While revenues hit $5.6bn, up 36% from the year before, they were slightly short of expectations. But Canadian-owned RIM is keen to point out that it’s not just its dwindling market share to blame: it’s also because while squeezed consumers are sticking with BlackBerry, they’re opting for the lower end of its price scale instead. And the cost of developing and marketing the Playbook has been more than it expected, too.
The iPad-like Playbook is due out halfway through April, and clearly, RIM is banking on its new tablet to help it regain some of that market it lost over the last year. And co-CEO (not a job title you hear often) Jim Balsillie insists that while costs might have been over and above what it had budgeted for, it’s an ‘investment in the future’.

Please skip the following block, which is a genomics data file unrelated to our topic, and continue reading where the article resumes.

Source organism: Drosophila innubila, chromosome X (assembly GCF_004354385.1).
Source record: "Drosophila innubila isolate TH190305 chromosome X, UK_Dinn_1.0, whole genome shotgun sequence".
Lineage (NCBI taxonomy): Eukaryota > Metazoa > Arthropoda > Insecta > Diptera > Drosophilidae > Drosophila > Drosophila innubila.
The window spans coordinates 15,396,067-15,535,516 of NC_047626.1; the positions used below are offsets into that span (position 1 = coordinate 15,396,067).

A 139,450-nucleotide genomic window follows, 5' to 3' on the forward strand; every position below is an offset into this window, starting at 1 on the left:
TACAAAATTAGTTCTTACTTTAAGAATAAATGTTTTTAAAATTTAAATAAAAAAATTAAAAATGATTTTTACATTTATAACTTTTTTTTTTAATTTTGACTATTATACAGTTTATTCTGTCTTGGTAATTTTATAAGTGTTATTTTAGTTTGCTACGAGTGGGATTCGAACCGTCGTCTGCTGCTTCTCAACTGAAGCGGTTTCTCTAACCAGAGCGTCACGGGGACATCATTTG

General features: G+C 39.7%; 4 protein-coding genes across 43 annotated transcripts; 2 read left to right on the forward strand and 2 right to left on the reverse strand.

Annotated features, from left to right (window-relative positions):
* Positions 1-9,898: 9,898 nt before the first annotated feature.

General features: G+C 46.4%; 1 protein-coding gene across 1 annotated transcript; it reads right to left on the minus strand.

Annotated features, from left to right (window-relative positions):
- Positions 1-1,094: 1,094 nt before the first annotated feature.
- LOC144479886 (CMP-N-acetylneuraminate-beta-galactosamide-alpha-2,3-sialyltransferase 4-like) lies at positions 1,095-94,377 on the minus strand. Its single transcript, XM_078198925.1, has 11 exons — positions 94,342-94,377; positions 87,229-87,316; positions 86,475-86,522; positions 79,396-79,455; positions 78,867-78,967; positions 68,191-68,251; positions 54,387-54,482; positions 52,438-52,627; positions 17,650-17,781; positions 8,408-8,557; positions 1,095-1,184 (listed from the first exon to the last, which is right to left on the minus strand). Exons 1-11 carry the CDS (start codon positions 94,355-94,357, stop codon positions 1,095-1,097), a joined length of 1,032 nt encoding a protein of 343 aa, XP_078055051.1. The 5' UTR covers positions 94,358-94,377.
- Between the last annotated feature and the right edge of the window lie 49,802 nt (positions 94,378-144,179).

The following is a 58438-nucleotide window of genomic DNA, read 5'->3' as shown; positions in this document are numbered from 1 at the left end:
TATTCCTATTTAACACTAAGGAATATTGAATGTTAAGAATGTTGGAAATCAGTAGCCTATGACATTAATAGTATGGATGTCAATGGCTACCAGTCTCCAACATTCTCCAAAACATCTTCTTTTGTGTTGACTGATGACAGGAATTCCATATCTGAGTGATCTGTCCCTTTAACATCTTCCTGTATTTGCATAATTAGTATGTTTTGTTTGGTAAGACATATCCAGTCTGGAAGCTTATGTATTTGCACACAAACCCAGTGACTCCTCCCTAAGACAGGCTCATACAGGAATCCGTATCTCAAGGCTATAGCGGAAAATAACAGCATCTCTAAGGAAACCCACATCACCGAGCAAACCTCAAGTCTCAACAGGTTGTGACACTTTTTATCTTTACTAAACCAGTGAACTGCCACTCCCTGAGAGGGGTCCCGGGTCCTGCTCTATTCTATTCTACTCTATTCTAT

But will it be enough? Interestingly, a press release landed in MT’s inbox just this morning saying the Playbook will be able to run apps written for Google’s Android operating system as well. Since the success of a tablet or smartphone these days largely depends on the number of apps available for it, that’s a pretty smart move.
Balsillie says that the tablet has had plenty of interest: ‘I have many corporate clients that have approached us about, you know, each wanting tens of thousands, several tens of thousands of Playbooks,’ he stammered. But let’s not forget that the Playbook’s cooler competitor, the iPad, has been about for over a year now – in fact, it’s now on its second version. So let’s hope it’s not a case of too little, too late.